Wine, Gas, and Swimming Pool Prices Rise

Laugardalslaug geothermal swimming pool in Reykjavík

With the new year, changes to public price structures all over Iceland come into effect. Municipalities have upped the fees for some of the services they offer, while the 2024 budget, recently approved by Alþingi, heralds new taxes and adjustments to the existing ones.

Tax rates on alcohol and tobacco go up by 3.5 percent, Morgunblaðið reports. As does the licensing fee for public broadcasting and the tax on gasoline. The litre will cost an extra ISK 4.20 [$0.03, €0.03], while the litre of diesel goes up by ISK 3.70 [$0.03, €0.02]. The vehicle tax on lighter automobiles rises by 30 percent as well, while owners of electric cars will need to pay a new fee per kilometre, which for the average driver will amount to ISK 90,000 [$666, €599] per year.

Trash and tickets pricier

Municipalities have also announced higher prices for trash collection, as a new system for sorting refuse is being implemented in the capital area. The biggest increase is in Reykjavík, where the price for two bins goes from ISK 52,600 [$389, €350] to ISK 73,500 [$544, €489]. The highest fee remains in the more affluent neighbouring municipality of Seltjarnarnes and amounts to ISK 75,000 [$555, €499].

In Reykjavík, the prices for trips to the swimming pool, museum tickets and petting zoo admissions have also gone up. A single adult ticket to a public pool goes up by 6 percent and will now cost ISK 1,330 [$10, €9]. Yearly tickets go up by 5.5 percent, while prices for towel and swimming trunk rentals also rise. A hike in bus fare prices has also been announced. They will rise by an average of 11 percent.

New Fees at Jökulsárlón Could Generate Up To ISK 40 Million

jökulsárlón parking fee

Park rangers for Vatnajökull have stated that the necessary infrastructure will soon be in place to introduce fees at Jökulsárlón, one of Iceland’s most popular tourist destinations.

The new fees would be introduced this June, and could potentially generate some ISK 40 million [$285,000; €266,000].

Read More: 72% of Icelanders Support Tourism Fee

According to rangers for South Iceland, new cameras will be set up in April of this year and will be tested for two months, before becoming fully operational this June.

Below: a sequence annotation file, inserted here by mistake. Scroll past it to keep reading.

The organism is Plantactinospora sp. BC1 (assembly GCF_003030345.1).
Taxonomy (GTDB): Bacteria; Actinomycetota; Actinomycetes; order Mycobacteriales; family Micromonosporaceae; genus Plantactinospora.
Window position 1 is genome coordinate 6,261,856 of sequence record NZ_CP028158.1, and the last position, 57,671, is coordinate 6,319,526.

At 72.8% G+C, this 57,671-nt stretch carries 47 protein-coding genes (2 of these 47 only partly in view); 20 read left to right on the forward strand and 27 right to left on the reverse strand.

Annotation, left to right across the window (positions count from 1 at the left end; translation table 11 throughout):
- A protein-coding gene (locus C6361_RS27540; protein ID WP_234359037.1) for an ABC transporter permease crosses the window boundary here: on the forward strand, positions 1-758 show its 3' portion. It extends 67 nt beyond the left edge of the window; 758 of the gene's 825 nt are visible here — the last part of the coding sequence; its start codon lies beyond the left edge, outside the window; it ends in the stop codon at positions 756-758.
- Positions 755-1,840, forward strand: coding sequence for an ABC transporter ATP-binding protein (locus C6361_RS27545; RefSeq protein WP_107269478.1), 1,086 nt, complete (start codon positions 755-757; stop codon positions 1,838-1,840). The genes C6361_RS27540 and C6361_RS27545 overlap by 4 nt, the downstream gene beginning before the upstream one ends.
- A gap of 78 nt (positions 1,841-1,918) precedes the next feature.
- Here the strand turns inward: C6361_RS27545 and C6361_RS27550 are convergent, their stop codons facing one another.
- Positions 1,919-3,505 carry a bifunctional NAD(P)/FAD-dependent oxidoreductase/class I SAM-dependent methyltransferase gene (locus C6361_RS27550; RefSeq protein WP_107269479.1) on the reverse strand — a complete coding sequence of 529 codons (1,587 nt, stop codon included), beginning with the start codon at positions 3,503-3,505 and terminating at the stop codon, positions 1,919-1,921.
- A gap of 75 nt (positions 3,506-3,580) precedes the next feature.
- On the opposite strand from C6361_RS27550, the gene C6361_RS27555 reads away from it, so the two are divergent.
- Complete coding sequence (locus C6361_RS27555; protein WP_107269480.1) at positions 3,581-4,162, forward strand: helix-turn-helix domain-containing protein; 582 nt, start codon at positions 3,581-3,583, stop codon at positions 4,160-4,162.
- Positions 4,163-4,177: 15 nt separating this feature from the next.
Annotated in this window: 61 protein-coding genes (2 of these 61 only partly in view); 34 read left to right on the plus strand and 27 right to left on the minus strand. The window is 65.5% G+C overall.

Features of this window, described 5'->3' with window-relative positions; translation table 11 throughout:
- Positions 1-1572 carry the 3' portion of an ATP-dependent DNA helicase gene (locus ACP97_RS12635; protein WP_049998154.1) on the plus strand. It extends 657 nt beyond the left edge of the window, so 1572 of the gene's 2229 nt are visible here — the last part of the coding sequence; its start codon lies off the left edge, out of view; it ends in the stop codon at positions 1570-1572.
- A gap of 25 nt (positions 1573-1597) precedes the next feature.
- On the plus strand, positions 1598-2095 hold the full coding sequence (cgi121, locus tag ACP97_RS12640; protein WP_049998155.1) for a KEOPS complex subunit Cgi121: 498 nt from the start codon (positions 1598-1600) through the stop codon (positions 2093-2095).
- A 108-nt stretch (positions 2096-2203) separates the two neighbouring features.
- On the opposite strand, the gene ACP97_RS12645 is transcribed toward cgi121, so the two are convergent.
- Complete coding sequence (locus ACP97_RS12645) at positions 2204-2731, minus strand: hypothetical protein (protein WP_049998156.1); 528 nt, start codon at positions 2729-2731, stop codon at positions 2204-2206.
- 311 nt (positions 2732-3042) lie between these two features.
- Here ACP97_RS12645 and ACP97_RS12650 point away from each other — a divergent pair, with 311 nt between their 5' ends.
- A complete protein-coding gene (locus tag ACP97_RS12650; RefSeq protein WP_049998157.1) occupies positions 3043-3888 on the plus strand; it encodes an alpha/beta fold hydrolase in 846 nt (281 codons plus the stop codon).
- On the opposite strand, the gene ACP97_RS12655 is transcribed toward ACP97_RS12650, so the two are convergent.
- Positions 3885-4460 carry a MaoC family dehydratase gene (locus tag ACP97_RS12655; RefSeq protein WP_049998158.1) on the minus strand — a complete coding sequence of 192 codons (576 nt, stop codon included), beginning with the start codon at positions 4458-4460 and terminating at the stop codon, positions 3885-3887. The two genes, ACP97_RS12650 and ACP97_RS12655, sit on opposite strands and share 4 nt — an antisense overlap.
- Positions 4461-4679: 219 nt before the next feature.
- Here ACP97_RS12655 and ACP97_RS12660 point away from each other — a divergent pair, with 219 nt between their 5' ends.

Future visitors to Jökulsárlón in private passenger vehicles can expect to pay ISK 1,000 [$7.10; €6,70] for parking, though visitors who also visit Skaftafell will receive a 50% discount. Camping fees will not be included in this amount.

The introduction of a parking fee at Jökulsárlón has been discussed as a possibility for some time. Initial proposals first came in 2017, when the Icelandic state acquired all of the land surrounding the popular glacial lagoon. According to RÚV, nearly 1 million tourists visit the area annually. This volume of visitors means that the area is expensive to maintain.

In Focus: Privately Owned Tourist Sites

Although by Icelandic law, all land is open to the public, increasing numbers of visitors to Iceland have raised concerns in recent years about the sustainability of the tourism industry. Notably, these laws, known traditionally in English as “the right to wander,” do not cover services, such as parking and bathrooms.

 

Icelandic Travel Industry Protests Fee Hikes at National Parks

The Icelandic Travel Industry Association is protesting increased fees at both the Vatnajökull and Þingvellir National Parks, RÚV reports. According to a press release issued by the association, Vatnajökull National Park announced yesterday a service increase of 80%. Shortly thereafter, a service fee increase was also announced at Þingvellir.

The association asserts that the service fee increases were made without warning and that they show a lack of understanding of the working environment and market conditions that tourism service providers must contend with. They also argue that those particularly affected by the service fee changes were not consulted prior to the increases taking effect.

The Icelandic Travel Industry Association is then demanding that the fee hikes be rescinded and that the government leads a focused discussion on tourism-related tariffs, as was previously agreed.